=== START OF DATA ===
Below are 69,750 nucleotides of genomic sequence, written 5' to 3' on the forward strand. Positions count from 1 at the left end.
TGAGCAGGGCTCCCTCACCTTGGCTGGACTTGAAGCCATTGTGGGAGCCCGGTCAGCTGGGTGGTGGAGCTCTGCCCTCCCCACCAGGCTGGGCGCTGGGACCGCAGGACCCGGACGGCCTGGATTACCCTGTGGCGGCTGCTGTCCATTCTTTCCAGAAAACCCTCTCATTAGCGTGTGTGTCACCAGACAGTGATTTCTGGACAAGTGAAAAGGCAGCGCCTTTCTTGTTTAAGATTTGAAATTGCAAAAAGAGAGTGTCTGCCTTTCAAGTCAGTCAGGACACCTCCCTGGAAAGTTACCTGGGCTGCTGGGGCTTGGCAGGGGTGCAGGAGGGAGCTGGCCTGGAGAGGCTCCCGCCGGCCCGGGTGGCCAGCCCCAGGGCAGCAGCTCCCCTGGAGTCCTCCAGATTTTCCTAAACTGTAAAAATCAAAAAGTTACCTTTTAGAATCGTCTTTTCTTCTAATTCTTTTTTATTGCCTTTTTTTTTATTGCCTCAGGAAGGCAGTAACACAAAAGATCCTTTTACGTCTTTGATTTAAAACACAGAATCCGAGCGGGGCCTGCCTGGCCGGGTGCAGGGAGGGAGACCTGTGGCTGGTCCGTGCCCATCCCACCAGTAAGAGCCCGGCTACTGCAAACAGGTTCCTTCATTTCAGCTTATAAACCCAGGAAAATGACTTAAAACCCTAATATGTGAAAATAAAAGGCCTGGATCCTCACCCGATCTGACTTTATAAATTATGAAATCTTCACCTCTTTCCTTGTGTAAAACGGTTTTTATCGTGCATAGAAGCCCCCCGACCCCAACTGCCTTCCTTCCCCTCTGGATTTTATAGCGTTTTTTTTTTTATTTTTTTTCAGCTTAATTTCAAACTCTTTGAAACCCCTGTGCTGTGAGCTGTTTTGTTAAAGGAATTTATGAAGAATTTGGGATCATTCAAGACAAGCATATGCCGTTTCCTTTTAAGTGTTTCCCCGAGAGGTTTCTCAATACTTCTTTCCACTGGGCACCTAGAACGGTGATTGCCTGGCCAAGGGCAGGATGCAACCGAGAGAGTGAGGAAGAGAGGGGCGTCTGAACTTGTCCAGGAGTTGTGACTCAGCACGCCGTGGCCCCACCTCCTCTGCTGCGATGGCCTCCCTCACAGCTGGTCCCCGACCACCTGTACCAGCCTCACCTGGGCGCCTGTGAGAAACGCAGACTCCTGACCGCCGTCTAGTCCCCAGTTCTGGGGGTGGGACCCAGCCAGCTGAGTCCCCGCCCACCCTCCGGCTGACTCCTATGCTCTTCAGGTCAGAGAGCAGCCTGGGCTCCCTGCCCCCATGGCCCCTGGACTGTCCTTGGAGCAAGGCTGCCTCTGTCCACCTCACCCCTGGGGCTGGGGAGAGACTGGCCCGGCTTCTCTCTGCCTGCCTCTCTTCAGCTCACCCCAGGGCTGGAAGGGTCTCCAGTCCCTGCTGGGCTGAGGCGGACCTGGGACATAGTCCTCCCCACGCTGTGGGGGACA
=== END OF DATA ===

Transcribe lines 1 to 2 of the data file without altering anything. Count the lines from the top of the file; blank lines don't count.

Below are 69,750 nucleotides of genomic sequence, written 5' to 3' on the forward strand. Positions count from 1 at the left end.
TGAGCAGGGCTCCCTCACCTTGGCTGGACTTGAAGCCATTGTGGGAGCCCGGTCAGCTGGGTGGTGGAGCTCTGCCCTCCCCACCAGGCTGGGCGCTGGGACCGCAGGACCCGGACGGCCTGGATTACCCTGTGGCGGCTGCTGTCCATTCTTTCCAGAAAACCCTCTCATTAGCGTGTGTGTCACCAGACAGTGATTTCTGGACAAGTGAAAAGGCAGCGCCTTTCTTGTTTAAGATTTGAAATTGCAAAAAGAGAGTGTCTGCCTTTCAAGTCAGTCAGGACACCTCCCTGGAAAGTTACCTGGGCTGCTGGGGCTTGGCAGGGGTGCAGGAGGGAGCTGGCCTGGAGAGGCTCCCGCCGGCCCGGGTGGCCAGCCCCAGGGCAGCAGCTCCCCTGGAGTCCTCCAGATTTTCCTAAACTGTAAAAATCAAAAAGTTACCTTTTAGAATCGTCTTTTCTTCTAATTCTTTTTTATTGCCTTTTTTTTTATTGCCTCAGGAAGGCAGTAACACAAAAGATCCTTTTACGTCTTTGATTTAAAACACAGAATCCGAGCGGGGCCTGCCTGGCCGGGTGCAGGGAGGGAGACCTGTGGCTGGTCCGTGCCCATCCCACCAGTAAGAGCCCGGCTACTGCAAACAGGTTCCTTCATTTCAGCTTATAAACCCAGGAAAATGACTTAAAACCCTAATATGTGAAAATAAAAGGCCTGGATCCTCACCCGATCTGACTTTATAAATTATGAAATCTTCACCTCTTTCCTTGTGTAAAACGGTTTTTATCGTGCATAGAAGCCCCCCGACCCCAACTGCCTTCCTTCCCCTCTGGATTTTATAGCGTTTTTTTTTTTATTTTTTTTCAGCTTAATTTCAAACTCTTTGAAACCCCTGTGCTGTGAGCTGTTTTGTTAAAGGAATTTATGAAGAATTTGGGATCATTCAAGACAAGCATATGCCGTTTCCTTTTAAGTGTTTCCCCGAGAGGTTTCTCAATACTTCTTTCCACTGGGCACCTAGAACGGTGATTGCCTGGCCAAGGGCAGGATGCAACCGAGAGAGTGAGGAAGAGAGGGGCGTCTGAACTTGTCCAGGAGTTGTGACTCAGCACGCCGTGGCCCCACCTCCTCTGCTGCGATGGCCTCCCTCACAGCTGGTCCCCGACCACCTGTACCAGCCTCACCTGGGCGCCTGTGAGAAACGCAGACTCCTGACCGCCGTCTAGTCCCCAGTTCTGGGGGTGGGACCCAGCCAGCTGAGTCCCCGCCCACCCTCCGGCTGACTCCTATGCTCTTCAGGTCAGAGAGCAGCCTGGGCTCCCTGCCCCCATGGCCCCTGGACTGTCCTTGGAGCAAGGCTGCCTCTGTCCACCTCACCCCTGGGGCTGGGGAGAGACTGGCCCGGCTTCTCTCTGCCTGCCTCTCTTCAGCTCACCCCAGGGCTGGAAGGGTCTCCAGTCCCTGCTGGGCTGAGGCGGACCTGGGACATAGTCCTCCCCACGCTGTGGGGGACA